Christmas celebrations across Europe!

December, 22 2021 ( Updated December, 22 2021)


Starting from the Advent weeks and leading up to the Epiphany on January 6, Christmas in Europe is celebrated with big festivities full of joy and hope. All over the continent, lights brighten up some of the darkest days of the year, Christmas markets become mini winter wonderlands and December air is filled with the fragrance of special food as well as the excitement of uniting with family and friends.

In such a magical and happy atmosphere, let us take you on a wonderful trip around Europe where you can spend your holidays with us and also enjoy unique Christmas traditions!


In Greece, it is traditional to put up big decorated boats alongside Christmas trees to celebrate the safe homecoming of seamen. Mouth-watering pastries, like the honey-glazed Melomakarona and the sugared shortbread, Kourabiedes decorate the tables of households during Christmas days. Meanwhile, a traditional bread, Christopsomo, is eaten at Christmas dinners.

Several traditions like cutting into the typical Greek dessert, Vasilopita with a coin baked into it, also mark the new beginning and your luck for the year. Celebrated on beloved Basil's Day (Jan. 1), whoever finds the coin in their slice of Vasilopita is considered to be lucky for the rest of the year!
Boats and trees light up Christmas in Greece


In Slovenia, modern Christmas celebrations became a part of this solemn and religious festival only after World War II. However, in the past, whole rooms were decorated with string beans and wheat ears to celebrate a good harvest. Now, Christmas is celebrated with loved ones and traditions like the burning of incense, eating special Christmas bread called Potica and telling of fortunes.

For special events, the historic town centre of Ljubljana with its Christmas markets and breathtaking decorations sway you into a festive vibe, while 5-km long live nativity scenes in the famous Postojna Caves (25th-30th Dec.) form part of a typically Slovenian event during the festive celebrations.
Nativity Scene in the famous Postojna Caves


The midnight mass, or “La Misa Del Gallo,” is one of the most important Christmas traditions of Spain. Usually, these masses take place on Christmas Eve, with people coming home late after the masses and continuing the festivities out on the street!

Presents are opened on Epiphany, when parades of Los Reyes Magos, the three magical kings who are thought to bring presents for kids, sail down all over the country. Usually, on the morning of Epiphany, a traditionally baked Roscón de Reyes is also brought from the bakery, which may have fillings of cream, chocolate and tiny figurines of the Reyes Magos themselves!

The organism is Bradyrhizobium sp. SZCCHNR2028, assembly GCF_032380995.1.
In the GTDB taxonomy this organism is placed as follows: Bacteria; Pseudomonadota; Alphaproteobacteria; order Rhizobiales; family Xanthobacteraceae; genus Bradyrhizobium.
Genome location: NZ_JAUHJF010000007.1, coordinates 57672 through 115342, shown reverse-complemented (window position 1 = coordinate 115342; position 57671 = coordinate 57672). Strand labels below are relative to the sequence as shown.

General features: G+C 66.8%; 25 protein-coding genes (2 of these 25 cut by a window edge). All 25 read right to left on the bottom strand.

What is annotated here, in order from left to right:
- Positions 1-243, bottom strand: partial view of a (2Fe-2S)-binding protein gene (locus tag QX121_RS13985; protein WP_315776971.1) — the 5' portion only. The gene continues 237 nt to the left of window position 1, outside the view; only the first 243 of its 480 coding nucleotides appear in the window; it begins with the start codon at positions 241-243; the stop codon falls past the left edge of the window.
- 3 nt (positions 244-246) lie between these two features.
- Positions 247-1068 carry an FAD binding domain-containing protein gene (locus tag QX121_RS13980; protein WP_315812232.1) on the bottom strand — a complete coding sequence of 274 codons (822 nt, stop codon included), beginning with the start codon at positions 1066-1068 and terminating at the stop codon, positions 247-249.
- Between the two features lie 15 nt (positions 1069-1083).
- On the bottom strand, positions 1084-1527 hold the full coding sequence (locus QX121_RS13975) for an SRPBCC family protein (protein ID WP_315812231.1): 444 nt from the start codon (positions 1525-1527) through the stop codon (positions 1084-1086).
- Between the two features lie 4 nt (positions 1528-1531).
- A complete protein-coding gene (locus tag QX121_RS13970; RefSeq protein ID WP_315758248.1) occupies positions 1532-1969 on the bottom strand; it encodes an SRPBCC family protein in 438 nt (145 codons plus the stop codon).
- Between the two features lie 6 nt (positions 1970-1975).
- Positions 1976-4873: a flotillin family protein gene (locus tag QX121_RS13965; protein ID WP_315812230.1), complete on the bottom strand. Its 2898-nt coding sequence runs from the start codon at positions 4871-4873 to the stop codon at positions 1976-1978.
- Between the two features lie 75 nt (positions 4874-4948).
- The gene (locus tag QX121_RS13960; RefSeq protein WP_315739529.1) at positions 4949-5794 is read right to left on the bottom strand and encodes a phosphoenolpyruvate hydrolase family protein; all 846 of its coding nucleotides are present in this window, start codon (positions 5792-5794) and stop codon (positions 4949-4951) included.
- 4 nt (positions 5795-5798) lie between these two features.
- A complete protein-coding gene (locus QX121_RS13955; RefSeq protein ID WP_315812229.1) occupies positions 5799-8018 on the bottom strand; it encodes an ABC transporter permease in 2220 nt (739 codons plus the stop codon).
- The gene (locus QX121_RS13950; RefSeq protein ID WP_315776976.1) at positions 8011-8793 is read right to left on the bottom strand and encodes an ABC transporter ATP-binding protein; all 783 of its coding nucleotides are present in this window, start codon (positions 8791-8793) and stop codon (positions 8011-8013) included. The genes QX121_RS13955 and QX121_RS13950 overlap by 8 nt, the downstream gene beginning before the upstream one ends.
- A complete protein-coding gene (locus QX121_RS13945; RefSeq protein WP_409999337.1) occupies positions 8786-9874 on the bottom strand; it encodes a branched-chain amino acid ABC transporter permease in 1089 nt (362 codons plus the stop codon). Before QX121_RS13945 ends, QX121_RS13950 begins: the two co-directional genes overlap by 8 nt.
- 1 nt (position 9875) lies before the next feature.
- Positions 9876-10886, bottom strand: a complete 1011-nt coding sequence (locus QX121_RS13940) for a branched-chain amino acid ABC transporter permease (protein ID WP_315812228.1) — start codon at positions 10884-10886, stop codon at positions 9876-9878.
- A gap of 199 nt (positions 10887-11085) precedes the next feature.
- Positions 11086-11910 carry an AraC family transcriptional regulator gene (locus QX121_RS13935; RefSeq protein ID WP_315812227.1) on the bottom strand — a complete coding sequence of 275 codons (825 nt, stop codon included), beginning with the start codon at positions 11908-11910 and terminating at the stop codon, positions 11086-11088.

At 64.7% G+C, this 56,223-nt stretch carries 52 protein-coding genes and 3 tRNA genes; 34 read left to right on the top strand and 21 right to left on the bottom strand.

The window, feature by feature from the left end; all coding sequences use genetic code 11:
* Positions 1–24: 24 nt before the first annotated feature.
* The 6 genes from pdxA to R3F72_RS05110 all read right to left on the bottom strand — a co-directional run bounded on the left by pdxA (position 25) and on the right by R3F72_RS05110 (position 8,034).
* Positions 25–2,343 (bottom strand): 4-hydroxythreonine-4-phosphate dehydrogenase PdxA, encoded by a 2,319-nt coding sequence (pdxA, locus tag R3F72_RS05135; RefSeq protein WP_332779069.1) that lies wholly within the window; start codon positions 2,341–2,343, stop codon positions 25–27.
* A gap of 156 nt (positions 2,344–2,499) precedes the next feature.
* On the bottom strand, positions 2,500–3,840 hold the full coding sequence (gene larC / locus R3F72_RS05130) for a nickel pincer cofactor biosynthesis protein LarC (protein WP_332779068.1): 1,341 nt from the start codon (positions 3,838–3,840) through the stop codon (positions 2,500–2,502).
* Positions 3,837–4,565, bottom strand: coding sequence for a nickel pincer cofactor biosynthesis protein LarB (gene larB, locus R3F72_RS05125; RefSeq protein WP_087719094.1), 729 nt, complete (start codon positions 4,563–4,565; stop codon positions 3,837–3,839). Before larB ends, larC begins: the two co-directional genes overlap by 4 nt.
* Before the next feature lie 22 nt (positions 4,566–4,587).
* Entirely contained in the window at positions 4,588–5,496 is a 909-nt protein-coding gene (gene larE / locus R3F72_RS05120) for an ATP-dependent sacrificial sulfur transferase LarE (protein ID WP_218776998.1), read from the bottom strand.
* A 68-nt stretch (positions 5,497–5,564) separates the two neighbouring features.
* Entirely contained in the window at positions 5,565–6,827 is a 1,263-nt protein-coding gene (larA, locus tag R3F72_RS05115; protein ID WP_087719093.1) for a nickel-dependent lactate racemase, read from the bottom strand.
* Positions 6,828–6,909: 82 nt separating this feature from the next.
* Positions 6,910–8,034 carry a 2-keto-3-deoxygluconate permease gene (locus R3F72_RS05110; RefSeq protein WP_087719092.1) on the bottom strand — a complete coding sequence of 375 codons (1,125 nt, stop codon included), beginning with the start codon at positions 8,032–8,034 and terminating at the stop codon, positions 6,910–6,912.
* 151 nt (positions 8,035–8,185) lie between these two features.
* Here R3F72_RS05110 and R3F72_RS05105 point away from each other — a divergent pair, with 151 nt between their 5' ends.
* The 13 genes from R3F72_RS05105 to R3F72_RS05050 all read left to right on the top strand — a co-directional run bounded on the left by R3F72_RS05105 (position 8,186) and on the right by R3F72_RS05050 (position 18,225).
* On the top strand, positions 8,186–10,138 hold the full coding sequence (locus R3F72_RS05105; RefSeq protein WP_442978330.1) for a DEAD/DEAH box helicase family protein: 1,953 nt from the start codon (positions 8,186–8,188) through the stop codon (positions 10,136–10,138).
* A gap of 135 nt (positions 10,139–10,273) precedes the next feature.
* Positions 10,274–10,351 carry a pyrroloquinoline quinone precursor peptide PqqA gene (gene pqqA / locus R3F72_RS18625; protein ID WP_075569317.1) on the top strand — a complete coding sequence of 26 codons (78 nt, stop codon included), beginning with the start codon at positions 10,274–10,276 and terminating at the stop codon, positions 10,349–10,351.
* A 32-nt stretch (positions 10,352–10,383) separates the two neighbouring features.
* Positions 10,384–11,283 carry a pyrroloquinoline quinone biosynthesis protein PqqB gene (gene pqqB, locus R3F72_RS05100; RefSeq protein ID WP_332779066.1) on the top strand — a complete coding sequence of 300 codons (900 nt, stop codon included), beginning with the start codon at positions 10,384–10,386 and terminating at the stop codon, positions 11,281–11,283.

Cream-filled and mouth-watering roscón

Tip: Don’t miss out on other sumptuous sweets like Polvorones that will melt on your tongue or Turrones, a type of delicious almond brittles!


Croatia starts its Christmas celebrations on St. Catherine’s Day (November 25), with a majority of the population engaging in religious activities in the days leading up to the advent. It is also traditional to put up advent wreaths decorated with evergreen twigs and four candles as well as the sowing of wheat on St. Lucia’s day (13th Dec.)! Christmas trees are put up too with traditional decorations like real and candied fruits adorning the tree.

Advent wreath with four candles denoting love, peace, joy and hope

Once again, the intimacy of the family brings real warmth to the entire festivities that culminate in New Year’s Day, with adults handing out presents and money to kids who wish them the season’s greetings. The delicious Christmas food that is whipped up during this time consists of Bakalar (a type of fish), rum or lemon flavoured Fritule and a main course usually made up of turkey, goose or duck.


Big Christmas markets are one of the most loved Christmas traditions of Switzerland. However, in many villages, an advent calendar circulates amongst its houses so that when the advent calendar falls on you, an advent window is put up on the house and a Christmas party is kept. 

At this party, the rest of the villagers dig in wine, music, food and sometimes even fondue. Save a kiss! as you might have to land one on the cheek of the person standing left to you, dipping their bread in hot fondue. 

On Christmas Eve, meals with ham, scalloped potatoes and Christmas cookies are eaten, for which most families dig into their traditional cookie recipe treasures for the season.

If you want to know about Christmas traditions in other parts of Europe, then you can check out our festive December blogs right here.

We wish you a Merry Christmas and a Happy New Year!

You can also book a holiday home now and start your new year by planning a trip with us! 


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